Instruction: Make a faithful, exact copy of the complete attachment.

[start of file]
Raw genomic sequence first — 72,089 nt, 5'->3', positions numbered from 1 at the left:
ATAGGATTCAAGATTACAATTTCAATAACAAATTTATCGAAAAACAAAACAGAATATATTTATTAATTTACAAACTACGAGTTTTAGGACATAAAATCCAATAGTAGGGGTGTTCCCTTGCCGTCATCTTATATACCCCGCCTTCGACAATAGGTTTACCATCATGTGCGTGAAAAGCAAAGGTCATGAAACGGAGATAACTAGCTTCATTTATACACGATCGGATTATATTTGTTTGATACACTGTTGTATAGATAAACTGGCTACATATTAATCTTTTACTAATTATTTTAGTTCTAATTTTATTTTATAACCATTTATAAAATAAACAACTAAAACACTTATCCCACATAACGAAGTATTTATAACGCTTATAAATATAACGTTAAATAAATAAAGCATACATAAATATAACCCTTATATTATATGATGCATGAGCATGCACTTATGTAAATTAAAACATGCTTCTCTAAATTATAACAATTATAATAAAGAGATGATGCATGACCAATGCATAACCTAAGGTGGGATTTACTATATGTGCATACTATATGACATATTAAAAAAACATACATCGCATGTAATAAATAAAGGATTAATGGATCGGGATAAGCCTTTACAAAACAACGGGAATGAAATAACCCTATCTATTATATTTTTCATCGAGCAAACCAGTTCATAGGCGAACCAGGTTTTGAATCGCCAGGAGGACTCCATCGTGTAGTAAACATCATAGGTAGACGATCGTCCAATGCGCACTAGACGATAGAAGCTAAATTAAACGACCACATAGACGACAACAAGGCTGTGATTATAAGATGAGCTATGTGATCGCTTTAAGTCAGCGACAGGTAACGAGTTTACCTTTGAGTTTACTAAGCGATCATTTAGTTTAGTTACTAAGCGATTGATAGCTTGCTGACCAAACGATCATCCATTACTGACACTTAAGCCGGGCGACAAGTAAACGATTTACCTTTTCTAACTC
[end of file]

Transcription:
Raw genomic sequence first — 72,089 nt, 5'->3', positions numbered from 1 at the left:
ATAGGATTCAAGATTACAATTTCAATAACAAATTTATCGAAAAACAAAACAGAATATATTTATTAATTTACAAACTACGAGTTTTAGGACATAAAATCCAATAGTAGGGGTGTTCCCTTGCCGTCATCTTATATACCCCGCCTTCGACAATAGGTTTACCATCATGTGCGTGAAAAGCAAAGGTCATGAAACGGAGATAACTAGCTTCATTTATACACGATCGGATTATATTTGTTTGATACACTGTTGTATAGATAAACTGGCTACATATTAATCTTTTACTAATTATTTTAGTTCTAATTTTATTTTATAACCATTTATAAAATAAACAACTAAAACACTTATCCCACATAACGAAGTATTTATAACGCTTATAAATATAACGTTAAATAAATAAAGCATACATAAATATAACCCTTATATTATATGATGCATGAGCATGCACTTATGTAAATTAAAACATGCTTCTCTAAATTATAACAATTATAATAAAGAGATGATGCATGACCAATGCATAACCTAAGGTGGGATTTACTATATGTGCATACTATATGACATATTAAAAAAACATACATCGCATGTAATAAATAAAGGATTAATGGATCGGGATAAGCCTTTACAAAACAACGGGAATGAAATAACCCTATCTATTATATTTTTCATCGAGCAAACCAGTTCATAGGCGAACCAGGTTTTGAATCGCCAGGAGGACTCCATCGTGTAGTAAACATCATAGGTAGACGATCGTCCAATGCGCACTAGACGATAGAAGCTAAATTAAACGACCACATAGACGACAACAAGGCTGTGATTATAAGATGAGCTATGTGATCGCTTTAAGTCAGCGACAGGTAACGAGTTTACCTTTGAGTTTACTAAGCGATCATTTAGTTTAGTTACTAAGCGATTGATAGCTTGCTGACCAAACGATCATCCATTACTGACACTTAAGCCGGGCGACAAGTAAACGATTTACCTTTTCTAACTC